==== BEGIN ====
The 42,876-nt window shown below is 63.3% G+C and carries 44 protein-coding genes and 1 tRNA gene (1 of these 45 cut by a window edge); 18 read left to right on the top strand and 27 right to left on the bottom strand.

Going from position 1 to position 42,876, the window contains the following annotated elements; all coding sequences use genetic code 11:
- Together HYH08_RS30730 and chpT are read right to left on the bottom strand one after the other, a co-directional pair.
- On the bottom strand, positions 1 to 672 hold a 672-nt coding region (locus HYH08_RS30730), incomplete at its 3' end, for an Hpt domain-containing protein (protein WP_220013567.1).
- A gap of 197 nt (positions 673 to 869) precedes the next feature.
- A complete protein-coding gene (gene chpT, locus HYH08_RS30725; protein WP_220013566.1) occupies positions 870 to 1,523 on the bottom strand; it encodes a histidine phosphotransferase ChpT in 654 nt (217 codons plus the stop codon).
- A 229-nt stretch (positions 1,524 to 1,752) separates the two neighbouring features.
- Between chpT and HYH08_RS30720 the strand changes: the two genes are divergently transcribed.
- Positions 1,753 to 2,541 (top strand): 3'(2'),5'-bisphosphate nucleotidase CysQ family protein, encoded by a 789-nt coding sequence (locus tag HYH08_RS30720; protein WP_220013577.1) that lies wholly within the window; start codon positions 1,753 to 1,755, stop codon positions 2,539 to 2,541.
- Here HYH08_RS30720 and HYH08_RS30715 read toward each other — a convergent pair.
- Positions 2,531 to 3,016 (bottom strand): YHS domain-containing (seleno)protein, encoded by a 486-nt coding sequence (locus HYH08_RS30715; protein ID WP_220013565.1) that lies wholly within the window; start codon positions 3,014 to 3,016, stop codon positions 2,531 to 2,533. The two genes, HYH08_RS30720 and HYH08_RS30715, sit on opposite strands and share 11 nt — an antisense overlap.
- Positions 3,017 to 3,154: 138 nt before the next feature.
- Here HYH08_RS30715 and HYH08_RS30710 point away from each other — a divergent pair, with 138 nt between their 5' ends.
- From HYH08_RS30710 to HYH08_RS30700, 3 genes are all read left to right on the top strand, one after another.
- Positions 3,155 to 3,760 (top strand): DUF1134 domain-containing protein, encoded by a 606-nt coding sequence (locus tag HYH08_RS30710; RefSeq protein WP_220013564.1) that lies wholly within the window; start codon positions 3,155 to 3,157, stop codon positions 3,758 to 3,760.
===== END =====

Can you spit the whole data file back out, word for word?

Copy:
The 42,876-nt window shown below is 63.3% G+C and carries 44 protein-coding genes and 1 tRNA gene (1 of these 45 cut by a window edge); 18 read left to right on the top strand and 27 right to left on the bottom strand.

Going from position 1 to position 42,876, the window contains the following annotated elements; all coding sequences use genetic code 11:
- Together HYH08_RS30730 and chpT are read right to left on the bottom strand one after the other, a co-directional pair.
- On the bottom strand, positions 1 to 672 hold a 672-nt coding region (locus HYH08_RS30730), incomplete at its 3' end, for an Hpt domain-containing protein (protein WP_220013567.1).
- A gap of 197 nt (positions 673 to 869) precedes the next feature.
- A complete protein-coding gene (gene chpT, locus HYH08_RS30725; protein WP_220013566.1) occupies positions 870 to 1,523 on the bottom strand; it encodes a histidine phosphotransferase ChpT in 654 nt (217 codons plus the stop codon).
- A 229-nt stretch (positions 1,524 to 1,752) separates the two neighbouring features.
- Between chpT and HYH08_RS30720 the strand changes: the two genes are divergently transcribed.
- Positions 1,753 to 2,541 (top strand): 3'(2'),5'-bisphosphate nucleotidase CysQ family protein, encoded by a 789-nt coding sequence (locus tag HYH08_RS30720; protein WP_220013577.1) that lies wholly within the window; start codon positions 1,753 to 1,755, stop codon positions 2,539 to 2,541.
- Here HYH08_RS30720 and HYH08_RS30715 read toward each other — a convergent pair.
- Positions 2,531 to 3,016 (bottom strand): YHS domain-containing (seleno)protein, encoded by a 486-nt coding sequence (locus HYH08_RS30715; protein ID WP_220013565.1) that lies wholly within the window; start codon positions 3,014 to 3,016, stop codon positions 2,531 to 2,533. The two genes, HYH08_RS30720 and HYH08_RS30715, sit on opposite strands and share 11 nt — an antisense overlap.
- Positions 3,017 to 3,154: 138 nt before the next feature.
- Here HYH08_RS30715 and HYH08_RS30710 point away from each other — a divergent pair, with 138 nt between their 5' ends.
- From HYH08_RS30710 to HYH08_RS30700, 3 genes are all read left to right on the top strand, one after another.
- Positions 3,155 to 3,760 (top strand): DUF1134 domain-containing protein, encoded by a 606-nt coding sequence (locus tag HYH08_RS30710; RefSeq protein WP_220013564.1) that lies wholly within the window; start codon positions 3,155 to 3,157, stop codon positions 3,758 to 3,760.